0
$\begingroup$

Here is a GPG message, signed and encrypted (strictly for demonstration, with test keys):

-----BEGIN PGP MESSAGE-----

hQGMAyxbH69MHihtAQv/Z5FROYmcGwAWeomk+1b1ps4EQaLkUDU+iYKzhEojEDJa
pxbZB5yUsLlrEmJXMis3Jt4eSMvRpj6xUVR9cJHbWPAOTK1S6PMASquFIagNY0c7
dIoShPSlPDjSb1Vi/0drqZUoEkjeB3fnqRb3ECTwBbU24Ygq/MD5Jtf0pGLmcXxT
ZAM4Sbtta0pfCFKjfkV22jQiu/mfbxd05DrCkG64hhLvtmNI8R3iperlYIp41z53
8aaK5/FvASX8u1ngyzldiKc7TmVE8ypuGWs1bjD94H33YsJlyQFg/XTUr/aV2O1e
1YkKkjT3MdQ2iNDeuxpJFqeP8ZS3iEx99cTSWEzUXYg7EaAbVS7F23Rtb1DwL4cE
H0MuDa+aeWaRcGKO1DfW+QIJYoQxEm9X/jklGoEfc07Rsm0RhfO/sYW/JlKg9xX/
pDKWW4fC1bmELEmKz/U48CmqWBRKwLsGSuEEgycqox92uY8tov6RIG7cfTz5s0bI
7wsRV7TXboPv0xHhWFoQ0ukBFQuiJZC0UltJlHGCypb2I7xF0BW5KTHhv3ml4Jtd
asuR03aFjyHW+K81IV/OAd5H9fUH2ixz/DrbeyWQ4xXKoAdFJNqUX/4dVteYW9Uv
jaJcH3+0N8q/SJb/VHvKfAyE//5Qr6N9gjGga6MzNLfmA5659KY+P1hOvjPi0AaN
3uUYiG4QLSfToLA9qqDpHfp1M/Syg9LleX+JyPooBYiV8WZOhpGBxcE1yet1Qija
Qp23joj3vvhdPoK1XmBIRABWGbtPGTCSKBI3/YNtHcsARtHYSTMpSH4PtSu0Au17
vBKbOgkdz4bwy/wqfyJOFYQmoK5YLEnTlZL7eKBNZYqzMvoQpt63Q4mqvoVc8reS
odVXYFPs7Bz1zmevZf1BMx56ZRPBk0nRZRjGQtLKnOuARLzbkad0pCm213vau32D
jRyS9JlTX9XuMicVpExyjfUoXb28Z1MZpTCfnHKUXMXJl83NjSjcI4KYipSNhQ3R
QgUuaWb2K0PXu6D8Cv9F2QzvhpWQ9MDaCyVjCIUSwS1DgU4fwVlw4COVJNqFvuUd
STIedU/yqoUy8AlaFScoXR2vdh5IgyPIxgkRHrMBHCR5UbGuXXiIIow+8zWN5jDu
gPUZgFx27CZC4OMAE0uD5lBLNV6nQDcbKUvYRRW6H2QTwwCb5TKCGlP3HSyuCinO
JDZ9tAtPWkS98WjYshU4UVX+z1TIziuX9TMmviG4bLdYRECtQl04oez3N0gU210f
eSmOXA3d4lc=
=q3qY
-----END PGP MESSAGE-----

Here is its HMAC-SHA512 value:

/Uz8oVQr5ILR52r6ngYAHH6X/viEGwbRTQ55SocixqyaCsjdzGzPosqLDcgZwMH0k+F42D+9WcwR67JALmS2bQ==

Concatenate the entire block of the GPG message with the HMAC-SHA512 value.

Now pass a one-time pad over the whole thing. Send. Of course, the one-time pad will have been properly generated, secured, and shared.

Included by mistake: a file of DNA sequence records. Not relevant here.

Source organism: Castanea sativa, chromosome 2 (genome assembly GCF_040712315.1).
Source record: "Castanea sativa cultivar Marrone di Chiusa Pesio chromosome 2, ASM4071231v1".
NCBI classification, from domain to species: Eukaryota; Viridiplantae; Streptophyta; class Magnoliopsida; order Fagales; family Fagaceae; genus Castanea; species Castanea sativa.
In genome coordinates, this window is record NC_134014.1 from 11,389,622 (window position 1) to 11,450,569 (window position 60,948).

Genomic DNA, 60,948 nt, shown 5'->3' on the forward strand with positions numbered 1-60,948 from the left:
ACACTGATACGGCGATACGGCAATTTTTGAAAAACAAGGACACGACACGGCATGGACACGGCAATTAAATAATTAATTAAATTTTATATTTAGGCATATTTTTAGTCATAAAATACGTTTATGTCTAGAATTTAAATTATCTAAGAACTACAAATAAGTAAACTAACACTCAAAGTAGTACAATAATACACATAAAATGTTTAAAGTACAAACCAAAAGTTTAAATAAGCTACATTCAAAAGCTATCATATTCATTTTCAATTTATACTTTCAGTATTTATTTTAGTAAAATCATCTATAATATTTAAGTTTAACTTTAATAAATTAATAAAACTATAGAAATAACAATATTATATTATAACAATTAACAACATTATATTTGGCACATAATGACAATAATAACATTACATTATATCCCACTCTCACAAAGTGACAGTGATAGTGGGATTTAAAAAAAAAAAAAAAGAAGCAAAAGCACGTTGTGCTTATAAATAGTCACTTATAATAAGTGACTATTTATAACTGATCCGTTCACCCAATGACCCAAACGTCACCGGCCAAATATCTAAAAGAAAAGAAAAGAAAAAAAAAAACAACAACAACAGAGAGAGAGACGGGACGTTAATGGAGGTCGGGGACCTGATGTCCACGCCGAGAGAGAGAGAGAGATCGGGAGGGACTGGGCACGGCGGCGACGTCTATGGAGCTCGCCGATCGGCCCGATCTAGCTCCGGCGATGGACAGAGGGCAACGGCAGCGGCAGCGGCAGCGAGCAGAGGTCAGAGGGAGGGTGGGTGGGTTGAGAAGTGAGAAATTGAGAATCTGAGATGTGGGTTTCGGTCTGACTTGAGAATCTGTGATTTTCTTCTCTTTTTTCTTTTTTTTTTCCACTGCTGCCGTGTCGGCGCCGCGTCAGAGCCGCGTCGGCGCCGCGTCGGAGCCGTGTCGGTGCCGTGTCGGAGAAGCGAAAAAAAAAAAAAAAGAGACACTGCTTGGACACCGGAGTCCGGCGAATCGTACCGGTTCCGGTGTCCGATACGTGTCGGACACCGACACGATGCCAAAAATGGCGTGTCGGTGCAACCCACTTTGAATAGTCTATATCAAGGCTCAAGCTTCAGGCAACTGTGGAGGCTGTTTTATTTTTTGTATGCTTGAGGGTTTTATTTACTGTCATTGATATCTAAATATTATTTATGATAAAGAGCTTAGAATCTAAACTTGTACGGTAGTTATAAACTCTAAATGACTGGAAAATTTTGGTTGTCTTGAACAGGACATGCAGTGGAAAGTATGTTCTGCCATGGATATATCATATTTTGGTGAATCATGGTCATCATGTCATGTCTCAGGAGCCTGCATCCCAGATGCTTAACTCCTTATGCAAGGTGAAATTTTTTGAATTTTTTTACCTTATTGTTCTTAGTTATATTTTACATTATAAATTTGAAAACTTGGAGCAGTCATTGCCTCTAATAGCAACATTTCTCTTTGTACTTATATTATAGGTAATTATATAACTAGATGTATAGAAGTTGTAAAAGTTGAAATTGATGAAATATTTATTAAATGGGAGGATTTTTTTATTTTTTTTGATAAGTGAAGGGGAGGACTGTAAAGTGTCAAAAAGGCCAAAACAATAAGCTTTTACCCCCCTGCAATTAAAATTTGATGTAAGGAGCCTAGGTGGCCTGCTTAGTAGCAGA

Pieces of the one-time-pad key were just given away because the format of the underlying gpg message is, of course, known. In this case, there is no transposition.

Questions:

  1. Is this authenticated encryption?
  2. Is this quantum resistant?

As far as I can tell, bit flipping is not going to have any advantages; having known plaintext does not seem to make any meaningful sense. Factoring advantages against RSA surly will not help, nor will inverting SHA-1. Is that right?

$\endgroup$
3
  • $\begingroup$ Thanks for that. I want to know for sure that bit flipping is not going to work in this scenario. $\endgroup$ – Axel H. Oct 4 '20 at 11:15
  • 2
    $\begingroup$ If the message is signed-then-encrypted then I don't see the point of the HMAC. It would be a bit tricky to even perform an analysis of the signature using a quantum computer if the signature is not known. OTOH, it is of course fine to add it, and you'd be at least sure that nobody removed part of the ASCII armor or other meta data around the signed & encrypted message. $\endgroup$ – Maarten Bodewes Oct 4 '20 at 11:46
  • $\begingroup$ @MaartenBodewes The end user does not trust GPG as it is: not the use of SHA-1, not the artitrary arrangement of packets, not the MDC packet, among other reasons. That is why the HMAC is used and an OTP is passed over the whole thing. $\endgroup$ – Axel H. Oct 5 '20 at 0:08

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